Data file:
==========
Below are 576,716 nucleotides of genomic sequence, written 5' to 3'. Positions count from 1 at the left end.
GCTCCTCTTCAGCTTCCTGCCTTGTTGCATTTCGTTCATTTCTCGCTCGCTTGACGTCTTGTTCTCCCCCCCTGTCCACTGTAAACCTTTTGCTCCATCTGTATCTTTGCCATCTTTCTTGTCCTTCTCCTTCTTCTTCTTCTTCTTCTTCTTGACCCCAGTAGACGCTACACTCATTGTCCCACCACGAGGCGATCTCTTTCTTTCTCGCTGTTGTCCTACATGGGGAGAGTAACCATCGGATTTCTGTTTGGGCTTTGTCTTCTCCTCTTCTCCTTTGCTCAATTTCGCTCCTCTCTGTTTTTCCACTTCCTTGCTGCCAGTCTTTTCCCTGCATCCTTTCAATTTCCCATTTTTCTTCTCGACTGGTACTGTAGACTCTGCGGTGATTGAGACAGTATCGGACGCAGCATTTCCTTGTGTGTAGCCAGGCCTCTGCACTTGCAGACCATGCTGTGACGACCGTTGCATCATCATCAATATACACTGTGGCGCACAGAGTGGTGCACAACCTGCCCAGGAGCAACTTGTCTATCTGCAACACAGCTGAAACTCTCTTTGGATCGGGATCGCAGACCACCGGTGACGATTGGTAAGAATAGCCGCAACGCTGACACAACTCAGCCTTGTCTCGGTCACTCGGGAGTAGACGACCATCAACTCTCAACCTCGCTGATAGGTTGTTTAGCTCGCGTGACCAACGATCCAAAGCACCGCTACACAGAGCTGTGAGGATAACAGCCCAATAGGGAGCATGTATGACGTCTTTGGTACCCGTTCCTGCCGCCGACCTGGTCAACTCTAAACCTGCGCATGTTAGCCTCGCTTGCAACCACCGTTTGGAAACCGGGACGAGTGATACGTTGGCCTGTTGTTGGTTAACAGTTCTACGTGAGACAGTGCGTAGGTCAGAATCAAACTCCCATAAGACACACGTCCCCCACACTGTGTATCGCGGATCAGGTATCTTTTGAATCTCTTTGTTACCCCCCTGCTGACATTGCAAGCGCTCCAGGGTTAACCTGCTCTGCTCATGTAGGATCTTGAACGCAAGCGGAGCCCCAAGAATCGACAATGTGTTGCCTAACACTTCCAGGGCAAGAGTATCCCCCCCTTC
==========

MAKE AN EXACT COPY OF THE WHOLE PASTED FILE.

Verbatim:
Below are 576,716 nucleotides of genomic sequence, written 5' to 3'. Positions count from 1 at the left end.
GCTCCTCTTCAGCTTCCTGCCTTGTTGCATTTCGTTCATTTCTCGCTCGCTTGACGTCTTGTTCTCCCCCCCTGTCCACTGTAAACCTTTTGCTCCATCTGTATCTTTGCCATCTTTCTTGTCCTTCTCCTTCTTCTTCTTCTTCTTCTTCTTGACCCCAGTAGACGCTACACTCATTGTCCCACCACGAGGCGATCTCTTTCTTTCTCGCTGTTGTCCTACATGGGGAGAGTAACCATCGGATTTCTGTTTGGGCTTTGTCTTCTCCTCTTCTCCTTTGCTCAATTTCGCTCCTCTCTGTTTTTCCACTTCCTTGCTGCCAGTCTTTTCCCTGCATCCTTTCAATTTCCCATTTTTCTTCTCGACTGGTACTGTAGACTCTGCGGTGATTGAGACAGTATCGGACGCAGCATTTCCTTGTGTGTAGCCAGGCCTCTGCACTTGCAGACCATGCTGTGACGACCGTTGCATCATCATCAATATACACTGTGGCGCACAGAGTGGTGCACAACCTGCCCAGGAGCAACTTGTCTATCTGCAACACAGCTGAAACTCTCTTTGGATCGGGATCGCAGACCACCGGTGACGATTGGTAAGAATAGCCGCAACGCTGACACAACTCAGCCTTGTCTCGGTCACTCGGGAGTAGACGACCATCAACTCTCAACCTCGCTGATAGGTTGTTTAGCTCGCGTGACCAACGATCCAAAGCACCGCTACACAGAGCTGTGAGGATAACAGCCCAATAGGGAGCATGTATGACGTCTTTGGTACCCGTTCCTGCCGCCGACCTGGTCAACTCTAAACCTGCGCATGTTAGCCTCGCTTGCAACCACCGTTTGGAAACCGGGACGAGTGATACGTTGGCCTGTTGTTGGTTAACAGTTCTACGTGAGACAGTGCGTAGGTCAGAATCAAACTCCCATAAGACACACGTCCCCCACACTGTGTATCGCGGATCAGGTATCTTTTGAATCTCTTTGTTACCCCCCTGCTGACATTGCAAGCGCTCCAGGGTTAACCTGCTCTGCTCATGTAGGATCTTGAACGCAAGCGGAGCCCCAAGAATCGACAATGTGTTGCCTAACACTTCCAGGGCAAGAGTATCCCCCCCTTC